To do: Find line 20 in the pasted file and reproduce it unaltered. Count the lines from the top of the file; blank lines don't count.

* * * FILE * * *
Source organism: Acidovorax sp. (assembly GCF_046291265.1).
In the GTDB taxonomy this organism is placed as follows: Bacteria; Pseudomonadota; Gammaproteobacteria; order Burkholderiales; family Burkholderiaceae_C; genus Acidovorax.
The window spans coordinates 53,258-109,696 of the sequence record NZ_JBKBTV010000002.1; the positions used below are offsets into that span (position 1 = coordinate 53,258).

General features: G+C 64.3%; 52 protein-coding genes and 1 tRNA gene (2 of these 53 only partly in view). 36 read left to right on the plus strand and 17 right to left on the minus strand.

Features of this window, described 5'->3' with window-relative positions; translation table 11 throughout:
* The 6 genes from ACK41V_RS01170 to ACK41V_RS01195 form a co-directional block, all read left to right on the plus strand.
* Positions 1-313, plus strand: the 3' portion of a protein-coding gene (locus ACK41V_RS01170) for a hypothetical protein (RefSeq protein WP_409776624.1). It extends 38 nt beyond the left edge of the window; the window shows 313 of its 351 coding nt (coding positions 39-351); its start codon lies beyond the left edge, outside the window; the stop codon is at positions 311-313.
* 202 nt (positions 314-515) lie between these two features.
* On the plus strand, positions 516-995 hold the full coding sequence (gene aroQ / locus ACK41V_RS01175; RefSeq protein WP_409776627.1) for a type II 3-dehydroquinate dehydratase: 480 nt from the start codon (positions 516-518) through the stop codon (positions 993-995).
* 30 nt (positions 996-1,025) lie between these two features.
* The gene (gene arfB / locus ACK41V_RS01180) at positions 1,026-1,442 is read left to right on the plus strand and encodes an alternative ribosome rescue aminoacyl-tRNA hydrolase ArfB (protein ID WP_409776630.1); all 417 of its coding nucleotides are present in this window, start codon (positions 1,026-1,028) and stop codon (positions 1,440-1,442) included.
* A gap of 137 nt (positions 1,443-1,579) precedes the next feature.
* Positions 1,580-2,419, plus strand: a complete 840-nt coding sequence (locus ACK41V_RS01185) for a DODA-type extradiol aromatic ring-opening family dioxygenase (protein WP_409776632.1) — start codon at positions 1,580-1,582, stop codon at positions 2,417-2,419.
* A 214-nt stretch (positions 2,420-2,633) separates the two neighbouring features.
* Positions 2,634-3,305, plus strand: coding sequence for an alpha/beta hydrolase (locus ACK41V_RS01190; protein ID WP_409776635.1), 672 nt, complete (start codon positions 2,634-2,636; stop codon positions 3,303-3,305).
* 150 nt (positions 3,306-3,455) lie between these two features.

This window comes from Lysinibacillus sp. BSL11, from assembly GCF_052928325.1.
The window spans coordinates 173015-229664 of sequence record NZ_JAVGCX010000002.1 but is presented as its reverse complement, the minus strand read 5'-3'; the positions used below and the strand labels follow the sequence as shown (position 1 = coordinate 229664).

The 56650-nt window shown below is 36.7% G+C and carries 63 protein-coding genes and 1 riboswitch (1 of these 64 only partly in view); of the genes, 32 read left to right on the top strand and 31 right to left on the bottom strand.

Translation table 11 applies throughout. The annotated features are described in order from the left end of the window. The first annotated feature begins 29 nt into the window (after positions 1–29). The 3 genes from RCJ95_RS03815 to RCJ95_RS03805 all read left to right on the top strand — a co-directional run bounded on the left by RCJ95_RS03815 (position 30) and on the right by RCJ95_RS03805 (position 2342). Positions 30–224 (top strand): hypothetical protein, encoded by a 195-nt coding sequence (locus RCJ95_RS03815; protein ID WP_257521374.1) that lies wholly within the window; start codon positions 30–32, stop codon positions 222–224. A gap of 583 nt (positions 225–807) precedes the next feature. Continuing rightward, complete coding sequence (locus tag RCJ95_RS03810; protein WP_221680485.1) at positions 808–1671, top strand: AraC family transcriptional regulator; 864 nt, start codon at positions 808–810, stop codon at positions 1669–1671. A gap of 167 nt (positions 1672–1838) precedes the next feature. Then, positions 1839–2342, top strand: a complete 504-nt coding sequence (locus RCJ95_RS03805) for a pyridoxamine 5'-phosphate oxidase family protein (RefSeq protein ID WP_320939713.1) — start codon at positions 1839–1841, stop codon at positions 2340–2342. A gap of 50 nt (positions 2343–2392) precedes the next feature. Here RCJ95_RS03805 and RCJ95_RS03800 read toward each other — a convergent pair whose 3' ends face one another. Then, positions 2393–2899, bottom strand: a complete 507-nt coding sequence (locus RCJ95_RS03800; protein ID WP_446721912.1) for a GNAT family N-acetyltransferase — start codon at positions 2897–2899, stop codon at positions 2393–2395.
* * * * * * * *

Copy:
Translation table 11 applies throughout. The annotated features are described in order from the left end of the window. The first annotated feature begins 29 nt into the window (after positions 1–29). The 3 genes from RCJ95_RS03815 to RCJ95_RS03805 all read left to right on the top strand — a co-directional run bounded on the left by RCJ95_RS03815 (position 30) and on the right by RCJ95_RS03805 (position 2342). Positions 30–224 (top strand): hypothetical protein, encoded by a 195-nt coding sequence (locus RCJ95_RS03815; protein ID WP_257521374.1) that lies wholly within the window; start codon positions 30–32, stop codon positions 222–224. A gap of 583 nt (positions 225–807) precedes the next feature. Continuing rightward, complete coding sequence (locus tag RCJ95_RS03810; protein WP_221680485.1) at positions 808–1671, top strand: AraC family transcriptional regulator; 864 nt, start codon at positions 808–810, stop codon at positions 1669–1671. A gap of 167 nt (positions 1672–1838) precedes the next feature. Then, positions 1839–2342, top strand: a complete 504-nt coding sequence (locus RCJ95_RS03805) for a pyridoxamine 5'-phosphate oxidase family protein (RefSeq protein ID WP_320939713.1) — start codon at positions 1839–1841, stop codon at positions 2340–2342. A gap of 50 nt (positions 2343–2392) precedes the next feature. Here RCJ95_RS03805 and RCJ95_RS03800 read toward each other — a convergent pair whose 3' ends face one another. Then, positions 2393–2899, bottom strand: a complete 507-nt coding sequence (locus RCJ95_RS03800; protein ID WP_446721912.1) for a GNAT family N-acetyltransferase — start codon at positions 2897–2899, stop codon at positions 2393–2395.